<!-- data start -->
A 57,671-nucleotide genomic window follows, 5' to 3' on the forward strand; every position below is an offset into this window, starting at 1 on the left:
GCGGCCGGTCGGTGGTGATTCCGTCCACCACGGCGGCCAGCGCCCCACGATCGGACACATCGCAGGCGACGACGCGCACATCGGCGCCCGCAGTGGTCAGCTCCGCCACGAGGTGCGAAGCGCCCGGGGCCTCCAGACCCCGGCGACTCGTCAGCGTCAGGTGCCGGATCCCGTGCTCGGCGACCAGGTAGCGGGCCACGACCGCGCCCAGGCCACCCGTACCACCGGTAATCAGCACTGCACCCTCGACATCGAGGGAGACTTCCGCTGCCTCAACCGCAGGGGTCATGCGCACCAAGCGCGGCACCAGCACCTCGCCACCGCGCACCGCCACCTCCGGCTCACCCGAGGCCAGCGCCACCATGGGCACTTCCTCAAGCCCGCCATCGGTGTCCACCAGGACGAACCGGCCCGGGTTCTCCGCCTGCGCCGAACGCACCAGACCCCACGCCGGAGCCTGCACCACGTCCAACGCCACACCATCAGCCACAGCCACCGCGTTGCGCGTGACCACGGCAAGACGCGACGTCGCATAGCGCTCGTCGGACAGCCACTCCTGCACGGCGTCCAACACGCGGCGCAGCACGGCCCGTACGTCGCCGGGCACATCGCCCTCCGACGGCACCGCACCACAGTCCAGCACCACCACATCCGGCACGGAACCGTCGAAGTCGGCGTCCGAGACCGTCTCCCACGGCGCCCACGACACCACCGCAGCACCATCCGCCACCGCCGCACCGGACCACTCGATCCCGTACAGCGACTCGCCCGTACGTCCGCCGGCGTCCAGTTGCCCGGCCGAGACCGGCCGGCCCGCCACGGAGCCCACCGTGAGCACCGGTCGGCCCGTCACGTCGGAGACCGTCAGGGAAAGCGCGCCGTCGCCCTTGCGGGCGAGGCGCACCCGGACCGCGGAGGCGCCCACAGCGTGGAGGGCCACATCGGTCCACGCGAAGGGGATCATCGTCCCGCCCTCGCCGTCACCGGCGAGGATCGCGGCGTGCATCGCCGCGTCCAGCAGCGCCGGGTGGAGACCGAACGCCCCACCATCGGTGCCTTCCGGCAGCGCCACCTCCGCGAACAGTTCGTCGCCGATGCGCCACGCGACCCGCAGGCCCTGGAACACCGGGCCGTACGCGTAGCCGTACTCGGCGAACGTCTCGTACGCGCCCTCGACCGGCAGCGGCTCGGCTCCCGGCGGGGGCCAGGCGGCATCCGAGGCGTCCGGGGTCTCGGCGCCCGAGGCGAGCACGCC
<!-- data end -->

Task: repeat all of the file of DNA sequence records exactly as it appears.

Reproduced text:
A 57,671-nucleotide genomic window follows, 5' to 3' on the forward strand; every position below is an offset into this window, starting at 1 on the left:
GCGGCCGGTCGGTGGTGATTCCGTCCACCACGGCGGCCAGCGCCCCACGATCGGACACATCGCAGGCGACGACGCGCACATCGGCGCCCGCAGTGGTCAGCTCCGCCACGAGGTGCGAAGCGCCCGGGGCCTCCAGACCCCGGCGACTCGTCAGCGTCAGGTGCCGGATCCCGTGCTCGGCGACCAGGTAGCGGGCCACGACCGCGCCCAGGCCACCCGTACCACCGGTAATCAGCACTGCACCCTCGACATCGAGGGAGACTTCCGCTGCCTCAACCGCAGGGGTCATGCGCACCAAGCGCGGCACCAGCACCTCGCCACCGCGCACCGCCACCTCCGGCTCACCCGAGGCCAGCGCCACCATGGGCACTTCCTCAAGCCCGCCATCGGTGTCCACCAGGACGAACCGGCCCGGGTTCTCCGCCTGCGCCGAACGCACCAGACCCCACGCCGGAGCCTGCACCACGTCCAACGCCACACCATCAGCCACAGCCACCGCGTTGCGCGTGACCACGGCAAGACGCGACGTCGCATAGCGCTCGTCGGACAGCCACTCCTGCACGGCGTCCAACACGCGGCGCAGCACGGCCCGTACGTCGCCGGGCACATCGCCCTCCGACGGCACCGCACCACAGTCCAGCACCACCACATCCGGCACGGAACCGTCGAAGTCGGCGTCCGAGACCGTCTCCCACGGCGCCCACGACACCACCGCAGCACCATCCGCCACCGCCGCACCGGACCACTCGATCCCGTACAGCGACTCGCCCGTACGTCCGCCGGCGTCCAGTTGCCCGGCCGAGACCGGCCGGCCCGCCACGGAGCCCACCGTGAGCACCGGTCGGCCCGTCACGTCGGAGACCGTCAGGGAAAGCGCGCCGTCGCCCTTGCGGGCGAGGCGCACCCGGACCGCGGAGGCGCCCACAGCGTGGAGGGCCACATCGGTCCACGCGAAGGGGATCATCGTCCCGCCCTCGCCGTCACCGGCGAGGATCGCGGCGTGCATCGCCGCGTCCAGCAGCGCCGGGTGGAGACCGAACGCCCCACCATCGGTGCCTTCCGGCAGCGCCACCTCCGCGAACAGTTCGTCGCCGATGCGCCACGCGACCCGCAGGCCCTGGAACACCGGGCCGTACGCGTAGCCGTACTCGGCGAACGTCTCGTACGCGCCCTCGACCGGCAGCGGCTCGGCTCCCGGCGGGGGCCAGGCGGCATCCGAGGCGTCCGGGGTCTCGGCGCCCGAGGCGAGCACGCC